Fig. 4: Organics separation performance.
figure 4

a Pure ethanol permeance and Evans blue rejection of DCOM (blue), PCOM (yellow), and DPCOMs (red). b The rejection of dyes with different molecular weights through DCOM (blue), DP2hCOM (red), and PCOM (yellow). The fitted sigmoidal model of the rejection curve is Doseresp. c Comparison of the rejection curve of DP2hCOM with the reported state-of-the-art membranes. d Permeance of pure organic solvents through the DP2hCOM as a function of their inverse viscosity. e Variation of the ethanol flux of DP2hCOM under varying pressure. f Ethanol permeance of DP2hCOM after solvent immersion. g Comparison of the dye (700–900 Da) rejection and solvent permeance (ethanol or methanol) of DP2hCOM with the reported state-of-the-art membranes. The specific separation data of the reported membrane are listed in Supplementary Table 1, 3. The PCOM here is fabricated under 9.0-mW cm−2 irradiation. All the error bars in this figure represent the average deviation (n = 3 independent experiments), data are presented as mean values ± SD. Dye concentration: 20 ppm for Evans blue, 50 ppm for other dyes.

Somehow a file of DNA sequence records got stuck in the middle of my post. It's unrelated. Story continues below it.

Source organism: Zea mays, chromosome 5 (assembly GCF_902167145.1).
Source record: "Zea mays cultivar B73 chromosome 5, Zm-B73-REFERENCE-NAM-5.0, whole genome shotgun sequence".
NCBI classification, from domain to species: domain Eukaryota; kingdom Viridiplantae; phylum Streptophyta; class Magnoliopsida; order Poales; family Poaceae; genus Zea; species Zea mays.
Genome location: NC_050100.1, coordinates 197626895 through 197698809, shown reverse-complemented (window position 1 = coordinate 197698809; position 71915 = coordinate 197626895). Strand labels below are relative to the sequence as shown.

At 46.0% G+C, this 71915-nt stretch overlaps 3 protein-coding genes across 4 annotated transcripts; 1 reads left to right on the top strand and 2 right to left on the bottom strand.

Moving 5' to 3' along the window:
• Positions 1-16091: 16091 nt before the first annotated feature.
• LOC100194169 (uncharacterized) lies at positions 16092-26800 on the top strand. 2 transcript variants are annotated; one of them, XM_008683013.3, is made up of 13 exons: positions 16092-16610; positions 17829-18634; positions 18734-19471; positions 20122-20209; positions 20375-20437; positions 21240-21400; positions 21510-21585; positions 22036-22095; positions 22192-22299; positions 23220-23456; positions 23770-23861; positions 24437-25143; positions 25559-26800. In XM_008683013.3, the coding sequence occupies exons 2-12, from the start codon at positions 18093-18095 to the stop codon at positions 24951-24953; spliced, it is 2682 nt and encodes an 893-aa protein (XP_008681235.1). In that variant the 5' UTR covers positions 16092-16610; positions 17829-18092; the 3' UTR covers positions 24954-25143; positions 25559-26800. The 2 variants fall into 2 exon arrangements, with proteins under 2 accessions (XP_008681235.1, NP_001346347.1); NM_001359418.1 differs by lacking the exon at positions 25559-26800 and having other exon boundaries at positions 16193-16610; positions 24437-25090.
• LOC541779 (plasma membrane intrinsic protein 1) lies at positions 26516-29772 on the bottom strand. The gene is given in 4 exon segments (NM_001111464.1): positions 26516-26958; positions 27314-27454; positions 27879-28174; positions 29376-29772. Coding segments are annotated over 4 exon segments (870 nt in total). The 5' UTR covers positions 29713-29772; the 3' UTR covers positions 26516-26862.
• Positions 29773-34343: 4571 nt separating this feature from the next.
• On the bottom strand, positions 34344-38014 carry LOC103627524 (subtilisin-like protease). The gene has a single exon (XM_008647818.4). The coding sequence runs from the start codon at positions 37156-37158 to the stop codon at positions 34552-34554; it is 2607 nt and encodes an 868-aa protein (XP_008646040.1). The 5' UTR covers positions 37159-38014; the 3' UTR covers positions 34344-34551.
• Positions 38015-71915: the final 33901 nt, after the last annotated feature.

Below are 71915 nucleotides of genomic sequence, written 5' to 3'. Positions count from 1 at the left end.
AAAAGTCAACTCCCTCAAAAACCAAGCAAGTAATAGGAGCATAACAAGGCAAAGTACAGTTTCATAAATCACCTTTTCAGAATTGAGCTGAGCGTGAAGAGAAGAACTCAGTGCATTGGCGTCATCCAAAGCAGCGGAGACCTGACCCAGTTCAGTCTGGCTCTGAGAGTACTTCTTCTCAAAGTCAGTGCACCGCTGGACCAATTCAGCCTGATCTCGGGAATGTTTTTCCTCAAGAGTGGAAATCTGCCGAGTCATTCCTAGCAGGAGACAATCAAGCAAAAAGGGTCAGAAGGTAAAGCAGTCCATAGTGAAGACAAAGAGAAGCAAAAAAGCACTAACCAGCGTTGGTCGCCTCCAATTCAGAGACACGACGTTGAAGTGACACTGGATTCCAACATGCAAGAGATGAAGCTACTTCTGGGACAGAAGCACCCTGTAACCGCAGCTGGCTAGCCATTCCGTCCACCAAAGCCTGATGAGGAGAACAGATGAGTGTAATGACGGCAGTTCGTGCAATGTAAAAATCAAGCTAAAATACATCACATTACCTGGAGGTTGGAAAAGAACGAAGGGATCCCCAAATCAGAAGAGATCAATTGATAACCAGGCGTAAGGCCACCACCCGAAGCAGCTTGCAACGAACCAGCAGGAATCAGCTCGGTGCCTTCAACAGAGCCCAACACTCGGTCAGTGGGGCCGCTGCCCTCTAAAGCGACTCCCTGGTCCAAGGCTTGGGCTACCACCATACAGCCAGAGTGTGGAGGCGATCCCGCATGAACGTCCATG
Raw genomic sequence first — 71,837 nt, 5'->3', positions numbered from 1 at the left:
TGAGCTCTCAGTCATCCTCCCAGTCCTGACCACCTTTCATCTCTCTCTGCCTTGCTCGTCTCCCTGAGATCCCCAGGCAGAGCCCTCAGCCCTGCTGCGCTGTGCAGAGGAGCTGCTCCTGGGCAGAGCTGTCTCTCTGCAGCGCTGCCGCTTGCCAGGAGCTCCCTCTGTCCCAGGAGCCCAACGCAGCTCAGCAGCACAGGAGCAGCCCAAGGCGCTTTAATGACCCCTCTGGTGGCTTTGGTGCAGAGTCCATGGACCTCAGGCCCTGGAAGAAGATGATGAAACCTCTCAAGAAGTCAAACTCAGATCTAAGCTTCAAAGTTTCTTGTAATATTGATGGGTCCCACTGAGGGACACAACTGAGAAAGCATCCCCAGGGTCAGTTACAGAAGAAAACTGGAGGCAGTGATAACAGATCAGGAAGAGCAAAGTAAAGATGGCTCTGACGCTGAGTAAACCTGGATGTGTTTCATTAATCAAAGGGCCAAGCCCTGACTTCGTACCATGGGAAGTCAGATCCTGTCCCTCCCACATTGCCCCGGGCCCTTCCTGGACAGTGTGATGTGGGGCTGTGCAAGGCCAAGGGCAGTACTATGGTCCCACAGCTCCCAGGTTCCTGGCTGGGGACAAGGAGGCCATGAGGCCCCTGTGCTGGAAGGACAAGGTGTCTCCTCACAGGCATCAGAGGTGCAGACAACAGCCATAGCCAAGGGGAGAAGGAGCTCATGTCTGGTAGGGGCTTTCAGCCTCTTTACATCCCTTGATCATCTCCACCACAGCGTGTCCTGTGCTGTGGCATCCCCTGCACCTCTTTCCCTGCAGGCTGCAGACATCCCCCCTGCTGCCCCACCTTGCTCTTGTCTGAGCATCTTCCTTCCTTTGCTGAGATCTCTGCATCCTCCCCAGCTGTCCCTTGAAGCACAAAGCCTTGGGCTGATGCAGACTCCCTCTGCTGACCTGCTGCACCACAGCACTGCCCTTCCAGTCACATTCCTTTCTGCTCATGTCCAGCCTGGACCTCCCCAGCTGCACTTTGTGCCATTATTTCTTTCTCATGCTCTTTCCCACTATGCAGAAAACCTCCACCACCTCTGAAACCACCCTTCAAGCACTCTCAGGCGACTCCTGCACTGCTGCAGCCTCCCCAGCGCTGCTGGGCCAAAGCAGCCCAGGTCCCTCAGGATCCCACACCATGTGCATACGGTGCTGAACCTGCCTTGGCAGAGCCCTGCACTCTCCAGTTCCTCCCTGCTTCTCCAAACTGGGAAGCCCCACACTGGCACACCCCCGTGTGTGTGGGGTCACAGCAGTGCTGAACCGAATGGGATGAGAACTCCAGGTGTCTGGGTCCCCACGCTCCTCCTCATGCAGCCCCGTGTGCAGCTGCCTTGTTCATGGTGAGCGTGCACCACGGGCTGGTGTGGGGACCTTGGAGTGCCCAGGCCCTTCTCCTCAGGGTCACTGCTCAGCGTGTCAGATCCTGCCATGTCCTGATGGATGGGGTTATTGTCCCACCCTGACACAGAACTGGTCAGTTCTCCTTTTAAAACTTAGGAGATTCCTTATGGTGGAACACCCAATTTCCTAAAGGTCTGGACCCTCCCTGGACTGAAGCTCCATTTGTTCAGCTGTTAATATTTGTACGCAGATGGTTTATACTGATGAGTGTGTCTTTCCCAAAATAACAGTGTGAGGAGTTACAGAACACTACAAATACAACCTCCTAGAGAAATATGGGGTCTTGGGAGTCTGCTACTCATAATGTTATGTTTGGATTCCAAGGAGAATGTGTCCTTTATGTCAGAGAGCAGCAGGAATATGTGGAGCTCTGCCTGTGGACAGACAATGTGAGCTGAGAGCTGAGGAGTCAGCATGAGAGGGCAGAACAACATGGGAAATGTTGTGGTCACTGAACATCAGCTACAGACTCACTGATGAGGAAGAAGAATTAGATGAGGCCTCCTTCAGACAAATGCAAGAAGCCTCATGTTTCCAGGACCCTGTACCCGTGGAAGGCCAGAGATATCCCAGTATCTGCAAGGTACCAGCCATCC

The ethanol permeance of DP2hCOM is as high as 81 L m−2 h−1 bar−1, 26-times higher than that of PCOM with 3.6-times lower porosity, demonstrating the importance of porous structure in the organic molecules transport (Fig. 4a). The DP2hCOM exhibits superior organophilic behavior (Supplementary Fig. 16), and then we further evaluated its permeation properties for different types of organic solvents including apolar (toluene, n-hexane), polar protic (methanol, isopropanol, butanol), and polar aprotic (acetonitrile, acetone, ethyl acetate, dimethylformamide, tetrahydrofuran) solvents (Fig. 4d). The solvent permeance of DP2hCOM is found to be linearly proportional to the inverse of solvent viscosity (η−1). n-Hexane, with a viscosity of 2.97 × 10−4 Pa·s, gives the highest permeance of 343 L m−2 h−1 bar−1 (Supplementary Table 4). Methanol, the most used model solvent, with a small viscosity of 5.4 × 10−4 Pa·s, also gives high permeances of 264 L m−2 h−1 bar−1. The viscous flow behavior of the solvent through DP2hCOM is ascribed to the solvent resistance and rigid pore structure37,38. Moreover, due to this structure, the solvent flux of DP2hCOM increases linearly with an increase in the transmembrane pressure, revealing superior compaction resistance of DP2hCOM (Fig. 4e). And the permeance keeps constant even after 7-day solvent immersion (Fig. 4f, Supplementary Fig. 17).